Electricity in South Africa
Russian scientists are reviving a century-old design that would replace electrical transmission lines, pictured above, with wireless technology Reuters/Siphiwe Sibeko

Power generation in South Africa received a significant boost this week, with a new gas-powered plant becoming fully operational and boasting a production capacity of 140 megawatts. Sasol Ltd. (NYSE:SSL), a chemicals and energy company based in Johannesburg, is behind the project, with help from the Finnish manufacturing contractor Wärtsilä (HEL:WRT1V).

Sasol said in a statement on Wednesday that the facility, located in the industrial town of Sasolburg, in the northern part of the country, is now South Africa's largest gas-engine-power plant and will eventually help the company reduce its own carbon dioxide emissions by a million tons annually. The facility also reduces Sasol's reliance on South Africa's domestic power grid, which is a boon for Eskom, South Africa's state-run electricity supply company. Although South Africa has the continent's largest economy, it's barely able to meet its energy demands -- especially during the current winter season, when daily demand can reach 32,000 MW.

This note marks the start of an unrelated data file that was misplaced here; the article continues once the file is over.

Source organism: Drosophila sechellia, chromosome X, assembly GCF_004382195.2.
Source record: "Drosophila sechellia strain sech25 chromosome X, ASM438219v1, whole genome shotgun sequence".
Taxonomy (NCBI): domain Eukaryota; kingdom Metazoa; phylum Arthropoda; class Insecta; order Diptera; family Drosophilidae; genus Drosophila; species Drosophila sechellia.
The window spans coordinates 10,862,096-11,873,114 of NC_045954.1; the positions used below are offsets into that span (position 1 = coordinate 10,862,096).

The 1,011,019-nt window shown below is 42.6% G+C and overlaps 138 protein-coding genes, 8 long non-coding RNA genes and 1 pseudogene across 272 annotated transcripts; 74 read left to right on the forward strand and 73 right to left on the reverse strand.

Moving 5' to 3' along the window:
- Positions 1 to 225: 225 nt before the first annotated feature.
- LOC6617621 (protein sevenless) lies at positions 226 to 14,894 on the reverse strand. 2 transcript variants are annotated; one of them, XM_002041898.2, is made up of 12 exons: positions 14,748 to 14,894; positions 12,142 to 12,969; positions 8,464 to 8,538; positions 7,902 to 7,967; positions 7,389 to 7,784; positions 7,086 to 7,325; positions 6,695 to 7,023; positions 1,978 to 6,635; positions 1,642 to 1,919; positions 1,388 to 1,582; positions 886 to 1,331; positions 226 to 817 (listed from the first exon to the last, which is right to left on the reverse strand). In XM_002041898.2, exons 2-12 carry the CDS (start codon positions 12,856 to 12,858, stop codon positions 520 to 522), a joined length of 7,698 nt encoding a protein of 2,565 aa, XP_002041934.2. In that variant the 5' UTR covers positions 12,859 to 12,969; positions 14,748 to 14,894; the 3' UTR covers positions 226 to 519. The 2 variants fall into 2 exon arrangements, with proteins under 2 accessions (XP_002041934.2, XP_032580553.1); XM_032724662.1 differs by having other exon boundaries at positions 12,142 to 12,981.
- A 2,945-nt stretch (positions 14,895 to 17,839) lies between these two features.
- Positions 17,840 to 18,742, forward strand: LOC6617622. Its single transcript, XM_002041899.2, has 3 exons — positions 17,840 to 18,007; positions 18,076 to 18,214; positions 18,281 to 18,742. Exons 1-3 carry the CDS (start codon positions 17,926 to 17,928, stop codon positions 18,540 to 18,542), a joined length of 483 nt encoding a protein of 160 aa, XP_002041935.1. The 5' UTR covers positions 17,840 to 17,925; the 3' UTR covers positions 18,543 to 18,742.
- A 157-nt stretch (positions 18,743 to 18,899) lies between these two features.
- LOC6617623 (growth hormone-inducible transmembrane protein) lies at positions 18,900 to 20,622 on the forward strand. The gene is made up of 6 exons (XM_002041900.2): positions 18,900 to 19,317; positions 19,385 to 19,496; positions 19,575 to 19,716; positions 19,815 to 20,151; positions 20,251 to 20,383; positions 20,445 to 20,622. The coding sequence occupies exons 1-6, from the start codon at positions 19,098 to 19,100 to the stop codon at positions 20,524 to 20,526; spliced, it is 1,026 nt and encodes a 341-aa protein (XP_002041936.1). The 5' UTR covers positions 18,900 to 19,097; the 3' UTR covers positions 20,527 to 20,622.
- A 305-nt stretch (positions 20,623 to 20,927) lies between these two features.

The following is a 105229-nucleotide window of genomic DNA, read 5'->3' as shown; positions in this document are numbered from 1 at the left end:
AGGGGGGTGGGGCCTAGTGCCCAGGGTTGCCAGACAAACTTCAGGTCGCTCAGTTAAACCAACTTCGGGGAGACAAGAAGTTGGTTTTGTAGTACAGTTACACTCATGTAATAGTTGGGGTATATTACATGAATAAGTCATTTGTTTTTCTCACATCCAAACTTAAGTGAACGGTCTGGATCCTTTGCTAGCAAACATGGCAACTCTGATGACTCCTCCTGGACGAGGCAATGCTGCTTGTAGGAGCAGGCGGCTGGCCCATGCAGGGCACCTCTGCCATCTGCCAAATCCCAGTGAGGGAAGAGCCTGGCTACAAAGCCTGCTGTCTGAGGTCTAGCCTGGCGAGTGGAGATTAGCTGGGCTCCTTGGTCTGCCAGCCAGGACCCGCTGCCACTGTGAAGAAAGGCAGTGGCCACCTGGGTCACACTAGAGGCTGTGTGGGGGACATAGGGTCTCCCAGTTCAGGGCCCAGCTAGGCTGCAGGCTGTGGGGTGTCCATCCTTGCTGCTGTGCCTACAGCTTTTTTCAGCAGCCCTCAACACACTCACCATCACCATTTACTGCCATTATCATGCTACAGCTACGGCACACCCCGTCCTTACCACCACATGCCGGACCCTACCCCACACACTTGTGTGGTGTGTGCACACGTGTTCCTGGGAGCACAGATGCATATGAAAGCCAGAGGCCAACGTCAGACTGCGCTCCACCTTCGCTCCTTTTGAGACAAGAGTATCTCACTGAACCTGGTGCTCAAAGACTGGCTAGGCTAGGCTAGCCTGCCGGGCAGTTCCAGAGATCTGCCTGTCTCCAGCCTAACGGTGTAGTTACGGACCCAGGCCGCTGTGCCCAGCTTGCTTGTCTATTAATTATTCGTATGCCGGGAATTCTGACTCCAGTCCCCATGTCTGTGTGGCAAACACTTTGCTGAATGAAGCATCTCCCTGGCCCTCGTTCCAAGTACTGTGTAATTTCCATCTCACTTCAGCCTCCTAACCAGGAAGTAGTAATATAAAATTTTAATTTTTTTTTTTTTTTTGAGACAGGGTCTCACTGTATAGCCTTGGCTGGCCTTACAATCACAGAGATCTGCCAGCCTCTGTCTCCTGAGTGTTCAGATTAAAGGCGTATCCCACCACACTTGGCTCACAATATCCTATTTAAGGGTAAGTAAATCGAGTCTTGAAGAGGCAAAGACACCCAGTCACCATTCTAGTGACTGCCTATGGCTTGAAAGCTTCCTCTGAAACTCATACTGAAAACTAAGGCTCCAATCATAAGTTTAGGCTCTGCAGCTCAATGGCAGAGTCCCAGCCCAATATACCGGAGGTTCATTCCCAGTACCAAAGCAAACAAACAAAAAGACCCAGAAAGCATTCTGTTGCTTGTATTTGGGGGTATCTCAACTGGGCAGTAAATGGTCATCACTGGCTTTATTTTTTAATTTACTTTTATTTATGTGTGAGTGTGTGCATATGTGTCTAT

Sasol's new plant created 44 permanent jobs, in addition to the 500 temporary jobs created during construction, Enca.com, a South African news service, said.

Eskom is behind schedule on a new power plant called Medupi, in the northern province of Limpopo. Although the facility was expected to be completed this year, it's now unlikely to become operational until 2014. The delay, owing to contractor difficulties and labor disputes, has left officials worried about South Africa's ability to meet growing demand.

“The Medupi power station must come on before winter 2014. To date, winter 2013 has proved to be a challenge but a challenge that we’ve been able to deal with," South African Chamber of Commerce and Industry CEO Neren Rau, said this week, according to domestic news outlet Eye Witness News. “We need to up our game in terms of showing the world that South Africa will not tolerate low levels of quality and failure to deliver.”

Nearly nearly one-fifth of South Africans live without access to electricity at home.

The Sasol facility was completed ahead of schedule and under budget. It was a rare spot of good news for a struggling power industry, especially since the turn toward natural gas marks a departure from the more common, but less efficient, coal-powered means of electricity generation in South Africa.

"This plant is a significant milestone for Sasol, as we begin to ease our load on the national grid and contribute to our own energy efficiency targets," Sasol executive Lean Strauss said. "We are proud of this new facility and it demonstrates how we can add versatility to natural gas."